Chris Bath: Up Close with Fiji at the Dubai 7s

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As the Dubai 7s gets going in warmer climes, Chris Bath shares with us a story from an experience refereeing a Fijian pre-tournament fixture from 2017.

“When the home team landed a couple of heavy hits on the Olympic Champions a small look and a wink to me from a Fijian player and it was game on!”

While local rugby is getting heavily into winter, the International seven’s series looks to start a new season in Dubai. The Dubai 7s is unique among all the world 7s tournaments. It is the only series that is run alongside a National 7s tournament which now includes 15 categories from local schools U19 to International vets which one year included 400 International caps on the pitch in one game.

While the Men’s and Women’s World Series are refereed by International panel sevens referees, every game from the National tournament is refereed by volunteer referees from around the world, (including that 400 cap vets game)!

There are around 145 referees at the tournament with every game requiring a team of 3 and around 2/3rd of those referees come out of societies from the UK. Many societies also send coaches as well as referees making the whole weekend an invaluable complete experience for any referee’s career.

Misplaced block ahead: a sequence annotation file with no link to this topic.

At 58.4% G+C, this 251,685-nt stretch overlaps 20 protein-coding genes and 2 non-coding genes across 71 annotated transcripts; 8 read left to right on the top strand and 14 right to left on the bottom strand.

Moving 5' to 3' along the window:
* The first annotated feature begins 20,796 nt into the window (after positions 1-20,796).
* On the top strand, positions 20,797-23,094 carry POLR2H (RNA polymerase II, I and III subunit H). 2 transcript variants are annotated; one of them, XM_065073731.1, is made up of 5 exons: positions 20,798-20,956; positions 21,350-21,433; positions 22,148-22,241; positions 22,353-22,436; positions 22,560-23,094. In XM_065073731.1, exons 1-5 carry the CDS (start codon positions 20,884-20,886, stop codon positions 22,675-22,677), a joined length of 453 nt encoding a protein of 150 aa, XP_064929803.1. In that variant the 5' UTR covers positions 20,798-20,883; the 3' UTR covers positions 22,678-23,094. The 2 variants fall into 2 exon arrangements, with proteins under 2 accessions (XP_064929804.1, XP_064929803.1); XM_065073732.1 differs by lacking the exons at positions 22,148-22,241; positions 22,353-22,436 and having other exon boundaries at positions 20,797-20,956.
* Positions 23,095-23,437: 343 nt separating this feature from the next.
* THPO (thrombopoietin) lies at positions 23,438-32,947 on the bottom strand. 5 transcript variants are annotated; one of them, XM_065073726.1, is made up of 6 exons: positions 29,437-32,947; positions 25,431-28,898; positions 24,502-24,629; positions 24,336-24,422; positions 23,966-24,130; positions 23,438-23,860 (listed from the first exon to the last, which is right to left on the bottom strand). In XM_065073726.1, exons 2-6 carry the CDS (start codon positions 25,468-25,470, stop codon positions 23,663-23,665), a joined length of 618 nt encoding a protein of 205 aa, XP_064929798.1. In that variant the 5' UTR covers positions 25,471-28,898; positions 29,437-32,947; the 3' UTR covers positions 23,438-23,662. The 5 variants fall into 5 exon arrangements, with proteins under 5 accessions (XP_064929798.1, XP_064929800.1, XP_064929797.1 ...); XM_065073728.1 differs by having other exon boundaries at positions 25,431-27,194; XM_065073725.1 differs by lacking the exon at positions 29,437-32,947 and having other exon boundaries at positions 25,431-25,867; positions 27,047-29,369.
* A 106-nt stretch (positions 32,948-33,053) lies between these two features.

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Chris Bath with the Fiji 7s team

Last season, a rare opportunity came when the Fiji men’s team had agreed to a warm up game with a local expatriate 7s team. It was my providence to be asked to ‘help out’ with the game which was in effect supposed to be a friendly run out.

But no one defined the parameters and we all agreed that we would ‘see how it goes’. So when the home team landed a couple of heavy hits on the Olympic Champions a small look and a wink to me from a Fijian player and it was game on!

It was my biggest privilege to not only see from an entirely different point of view the sheer mesmerising skill that is Fijian rugby, but the trust and faith the players and the coaches had in me to control a game with such latitude and with such players where the smallest of injuries could have such large consequences.

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